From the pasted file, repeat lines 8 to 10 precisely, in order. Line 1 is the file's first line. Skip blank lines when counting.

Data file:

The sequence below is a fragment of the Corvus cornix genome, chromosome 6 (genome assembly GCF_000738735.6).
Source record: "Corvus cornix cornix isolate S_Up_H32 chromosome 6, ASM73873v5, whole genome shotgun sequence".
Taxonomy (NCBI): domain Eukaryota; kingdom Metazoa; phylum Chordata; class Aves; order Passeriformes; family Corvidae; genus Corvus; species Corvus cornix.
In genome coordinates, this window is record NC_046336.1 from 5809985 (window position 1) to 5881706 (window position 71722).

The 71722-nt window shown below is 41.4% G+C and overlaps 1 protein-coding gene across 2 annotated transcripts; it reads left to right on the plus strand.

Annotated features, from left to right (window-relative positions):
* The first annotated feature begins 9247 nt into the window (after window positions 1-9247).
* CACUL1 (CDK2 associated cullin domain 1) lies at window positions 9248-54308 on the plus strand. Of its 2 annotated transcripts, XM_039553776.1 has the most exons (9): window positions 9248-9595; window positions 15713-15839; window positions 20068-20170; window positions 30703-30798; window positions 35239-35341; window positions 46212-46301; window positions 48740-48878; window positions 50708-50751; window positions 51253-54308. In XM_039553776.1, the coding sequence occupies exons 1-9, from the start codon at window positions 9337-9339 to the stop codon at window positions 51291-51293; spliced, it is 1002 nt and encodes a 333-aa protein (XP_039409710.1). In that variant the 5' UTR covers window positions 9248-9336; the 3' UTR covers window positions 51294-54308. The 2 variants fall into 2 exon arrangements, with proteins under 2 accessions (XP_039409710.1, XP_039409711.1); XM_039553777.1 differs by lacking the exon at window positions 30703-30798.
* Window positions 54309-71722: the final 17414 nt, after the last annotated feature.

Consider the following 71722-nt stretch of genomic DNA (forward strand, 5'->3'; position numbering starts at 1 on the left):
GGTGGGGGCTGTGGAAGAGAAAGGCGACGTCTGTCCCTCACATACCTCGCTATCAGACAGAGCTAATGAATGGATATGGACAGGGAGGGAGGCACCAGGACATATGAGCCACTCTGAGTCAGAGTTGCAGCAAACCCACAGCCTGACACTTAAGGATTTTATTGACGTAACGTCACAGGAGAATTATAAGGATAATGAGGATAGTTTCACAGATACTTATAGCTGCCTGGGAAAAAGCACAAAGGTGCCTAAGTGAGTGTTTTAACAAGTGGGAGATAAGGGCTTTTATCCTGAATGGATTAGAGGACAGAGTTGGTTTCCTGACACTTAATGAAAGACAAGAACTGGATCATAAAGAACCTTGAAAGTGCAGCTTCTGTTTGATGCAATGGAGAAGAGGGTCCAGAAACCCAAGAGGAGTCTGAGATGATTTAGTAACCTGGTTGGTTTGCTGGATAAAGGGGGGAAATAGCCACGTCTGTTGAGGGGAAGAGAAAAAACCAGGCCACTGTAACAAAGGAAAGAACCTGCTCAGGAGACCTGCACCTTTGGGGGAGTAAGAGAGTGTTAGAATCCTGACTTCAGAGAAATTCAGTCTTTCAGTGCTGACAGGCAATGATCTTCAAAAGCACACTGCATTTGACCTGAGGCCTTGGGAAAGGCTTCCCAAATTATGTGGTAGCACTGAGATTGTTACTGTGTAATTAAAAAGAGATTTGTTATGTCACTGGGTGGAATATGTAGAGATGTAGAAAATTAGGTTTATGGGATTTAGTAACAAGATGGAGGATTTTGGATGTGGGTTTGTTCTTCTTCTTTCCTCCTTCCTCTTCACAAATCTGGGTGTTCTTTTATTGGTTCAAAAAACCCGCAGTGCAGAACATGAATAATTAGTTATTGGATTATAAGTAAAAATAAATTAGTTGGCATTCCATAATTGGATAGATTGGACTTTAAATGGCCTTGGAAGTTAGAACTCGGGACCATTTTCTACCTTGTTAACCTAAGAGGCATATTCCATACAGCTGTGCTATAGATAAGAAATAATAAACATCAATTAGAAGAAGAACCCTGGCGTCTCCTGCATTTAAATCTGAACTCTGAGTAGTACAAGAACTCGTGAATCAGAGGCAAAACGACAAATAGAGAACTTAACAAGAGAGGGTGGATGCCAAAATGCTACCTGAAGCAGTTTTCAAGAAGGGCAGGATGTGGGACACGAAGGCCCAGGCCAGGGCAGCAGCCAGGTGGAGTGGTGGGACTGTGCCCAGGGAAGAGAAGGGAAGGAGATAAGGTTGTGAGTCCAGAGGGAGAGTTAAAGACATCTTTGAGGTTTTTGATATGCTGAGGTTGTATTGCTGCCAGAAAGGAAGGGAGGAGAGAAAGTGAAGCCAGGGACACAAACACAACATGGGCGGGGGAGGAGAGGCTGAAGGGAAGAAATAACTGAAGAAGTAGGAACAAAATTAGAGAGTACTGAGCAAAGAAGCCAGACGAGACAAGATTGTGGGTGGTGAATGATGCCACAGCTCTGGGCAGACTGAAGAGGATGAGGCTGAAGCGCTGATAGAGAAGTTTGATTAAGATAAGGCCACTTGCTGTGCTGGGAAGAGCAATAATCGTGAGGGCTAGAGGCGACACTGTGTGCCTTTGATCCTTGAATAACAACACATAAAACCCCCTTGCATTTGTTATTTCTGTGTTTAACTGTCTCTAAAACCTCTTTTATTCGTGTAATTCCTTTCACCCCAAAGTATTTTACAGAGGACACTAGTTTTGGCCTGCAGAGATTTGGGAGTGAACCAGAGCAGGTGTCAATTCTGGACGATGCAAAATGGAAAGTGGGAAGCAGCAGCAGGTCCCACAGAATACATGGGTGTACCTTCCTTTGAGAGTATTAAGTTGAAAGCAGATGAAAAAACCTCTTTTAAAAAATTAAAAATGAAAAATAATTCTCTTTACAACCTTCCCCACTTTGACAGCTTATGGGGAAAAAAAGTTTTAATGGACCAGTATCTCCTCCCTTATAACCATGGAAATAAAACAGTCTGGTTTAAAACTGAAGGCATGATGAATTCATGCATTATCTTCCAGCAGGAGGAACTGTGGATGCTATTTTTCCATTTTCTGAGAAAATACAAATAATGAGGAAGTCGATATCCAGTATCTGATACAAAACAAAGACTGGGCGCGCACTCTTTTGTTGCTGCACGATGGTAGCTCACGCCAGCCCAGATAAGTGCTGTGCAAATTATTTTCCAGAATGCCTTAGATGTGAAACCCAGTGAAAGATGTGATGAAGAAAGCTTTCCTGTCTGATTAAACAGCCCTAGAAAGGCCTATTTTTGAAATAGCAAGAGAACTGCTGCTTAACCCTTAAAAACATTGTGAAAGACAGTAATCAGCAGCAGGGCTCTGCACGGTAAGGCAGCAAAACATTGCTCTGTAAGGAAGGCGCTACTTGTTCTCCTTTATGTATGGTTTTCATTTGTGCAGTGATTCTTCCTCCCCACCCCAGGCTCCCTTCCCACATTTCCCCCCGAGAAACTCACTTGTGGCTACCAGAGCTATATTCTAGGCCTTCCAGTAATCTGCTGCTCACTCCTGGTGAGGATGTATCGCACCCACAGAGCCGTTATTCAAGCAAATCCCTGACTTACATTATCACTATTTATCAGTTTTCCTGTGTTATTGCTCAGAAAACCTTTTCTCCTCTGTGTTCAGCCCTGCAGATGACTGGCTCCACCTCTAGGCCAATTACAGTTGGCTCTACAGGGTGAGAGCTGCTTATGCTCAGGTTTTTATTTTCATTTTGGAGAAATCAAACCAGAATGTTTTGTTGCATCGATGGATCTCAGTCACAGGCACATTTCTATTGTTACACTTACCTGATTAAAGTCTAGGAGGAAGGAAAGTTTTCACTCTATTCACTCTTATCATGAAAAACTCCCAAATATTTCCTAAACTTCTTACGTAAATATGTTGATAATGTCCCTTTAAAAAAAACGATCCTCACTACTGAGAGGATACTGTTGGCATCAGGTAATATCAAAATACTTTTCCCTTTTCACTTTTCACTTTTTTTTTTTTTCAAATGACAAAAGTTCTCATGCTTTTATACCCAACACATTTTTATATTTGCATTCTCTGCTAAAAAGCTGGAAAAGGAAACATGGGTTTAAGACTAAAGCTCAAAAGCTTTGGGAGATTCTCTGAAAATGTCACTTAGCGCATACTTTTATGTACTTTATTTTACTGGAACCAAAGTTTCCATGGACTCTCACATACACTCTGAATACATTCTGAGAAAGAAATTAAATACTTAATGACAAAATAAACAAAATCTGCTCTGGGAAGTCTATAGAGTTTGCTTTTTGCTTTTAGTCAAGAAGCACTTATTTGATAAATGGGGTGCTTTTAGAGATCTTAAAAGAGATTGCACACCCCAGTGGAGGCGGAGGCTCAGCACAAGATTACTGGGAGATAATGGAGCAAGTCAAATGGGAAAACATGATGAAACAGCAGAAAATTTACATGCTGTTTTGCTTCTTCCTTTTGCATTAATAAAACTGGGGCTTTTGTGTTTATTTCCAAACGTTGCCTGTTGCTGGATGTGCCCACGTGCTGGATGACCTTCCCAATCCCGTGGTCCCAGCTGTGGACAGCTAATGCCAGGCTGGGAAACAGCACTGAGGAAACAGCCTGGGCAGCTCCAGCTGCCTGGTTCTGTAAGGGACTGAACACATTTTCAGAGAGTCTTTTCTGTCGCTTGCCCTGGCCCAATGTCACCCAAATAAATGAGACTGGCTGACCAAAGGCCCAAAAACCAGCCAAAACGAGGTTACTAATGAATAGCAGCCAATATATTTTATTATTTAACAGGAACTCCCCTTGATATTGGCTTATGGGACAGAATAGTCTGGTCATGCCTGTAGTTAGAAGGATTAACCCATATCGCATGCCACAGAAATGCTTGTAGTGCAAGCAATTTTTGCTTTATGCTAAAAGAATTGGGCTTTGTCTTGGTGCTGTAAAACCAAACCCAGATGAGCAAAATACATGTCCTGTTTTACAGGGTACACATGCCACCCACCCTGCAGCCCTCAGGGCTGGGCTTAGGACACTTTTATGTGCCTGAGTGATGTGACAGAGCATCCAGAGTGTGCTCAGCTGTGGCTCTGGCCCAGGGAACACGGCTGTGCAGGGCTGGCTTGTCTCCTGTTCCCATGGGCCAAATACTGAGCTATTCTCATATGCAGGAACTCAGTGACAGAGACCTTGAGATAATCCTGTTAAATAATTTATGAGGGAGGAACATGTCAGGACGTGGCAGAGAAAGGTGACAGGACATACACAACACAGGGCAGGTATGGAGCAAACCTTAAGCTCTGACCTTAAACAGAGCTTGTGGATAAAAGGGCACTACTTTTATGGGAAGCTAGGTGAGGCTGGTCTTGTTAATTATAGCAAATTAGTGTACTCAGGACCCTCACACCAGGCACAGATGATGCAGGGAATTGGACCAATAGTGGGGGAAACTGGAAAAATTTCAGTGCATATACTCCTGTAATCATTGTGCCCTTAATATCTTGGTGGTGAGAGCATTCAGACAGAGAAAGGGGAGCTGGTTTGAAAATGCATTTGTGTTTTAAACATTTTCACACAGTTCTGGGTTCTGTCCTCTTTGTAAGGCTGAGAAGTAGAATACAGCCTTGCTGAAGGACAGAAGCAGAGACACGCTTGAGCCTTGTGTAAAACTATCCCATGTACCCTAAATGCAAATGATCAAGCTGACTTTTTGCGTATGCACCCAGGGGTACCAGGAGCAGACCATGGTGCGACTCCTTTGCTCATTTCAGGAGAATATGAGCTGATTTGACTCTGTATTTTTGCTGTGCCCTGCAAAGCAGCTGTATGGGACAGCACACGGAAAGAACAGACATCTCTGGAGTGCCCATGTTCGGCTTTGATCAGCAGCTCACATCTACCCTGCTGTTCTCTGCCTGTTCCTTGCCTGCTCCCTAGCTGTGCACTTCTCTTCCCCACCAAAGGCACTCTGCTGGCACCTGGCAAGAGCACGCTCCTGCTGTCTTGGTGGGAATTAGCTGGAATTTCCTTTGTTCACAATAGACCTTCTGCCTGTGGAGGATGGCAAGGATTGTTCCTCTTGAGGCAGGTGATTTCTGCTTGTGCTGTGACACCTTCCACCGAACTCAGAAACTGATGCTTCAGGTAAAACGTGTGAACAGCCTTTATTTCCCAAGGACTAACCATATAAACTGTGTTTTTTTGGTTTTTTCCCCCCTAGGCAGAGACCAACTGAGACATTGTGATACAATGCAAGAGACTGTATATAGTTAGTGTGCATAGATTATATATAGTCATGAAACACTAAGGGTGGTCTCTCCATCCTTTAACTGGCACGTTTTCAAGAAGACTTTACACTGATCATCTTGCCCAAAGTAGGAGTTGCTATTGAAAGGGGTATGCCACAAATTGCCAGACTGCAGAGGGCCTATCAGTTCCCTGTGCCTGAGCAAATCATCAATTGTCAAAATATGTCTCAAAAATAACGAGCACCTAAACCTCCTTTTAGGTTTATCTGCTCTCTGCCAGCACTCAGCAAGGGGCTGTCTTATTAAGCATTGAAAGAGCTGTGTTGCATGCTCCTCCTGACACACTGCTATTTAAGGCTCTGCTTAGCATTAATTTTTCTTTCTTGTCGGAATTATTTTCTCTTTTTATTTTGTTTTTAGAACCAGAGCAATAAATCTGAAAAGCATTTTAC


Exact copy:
* CACUL1 (CDK2 associated cullin domain 1) lies at window positions 9248-54308 on the plus strand. Of its 2 annotated transcripts, XM_039553776.1 has the most exons (9): window positions 9248-9595; window positions 15713-15839; window positions 20068-20170; window positions 30703-30798; window positions 35239-35341; window positions 46212-46301; window positions 48740-48878; window positions 50708-50751; window positions 51253-54308. In XM_039553776.1, the coding sequence occupies exons 1-9, from the start codon at window positions 9337-9339 to the stop codon at window positions 51291-51293; spliced, it is 1002 nt and encodes a 333-aa protein (XP_039409710.1). In that variant the 5' UTR covers window positions 9248-9336; the 3' UTR covers window positions 51294-54308. The 2 variants fall into 2 exon arrangements, with proteins under 2 accessions (XP_039409710.1, XP_039409711.1); XM_039553777.1 differs by lacking the exon at window positions 30703-30798.
* Window positions 54309-71722: the final 17414 nt, after the last annotated feature.

Consider the following 71722-nt stretch of genomic DNA (forward strand, 5'->3'; position numbering starts at 1 on the left):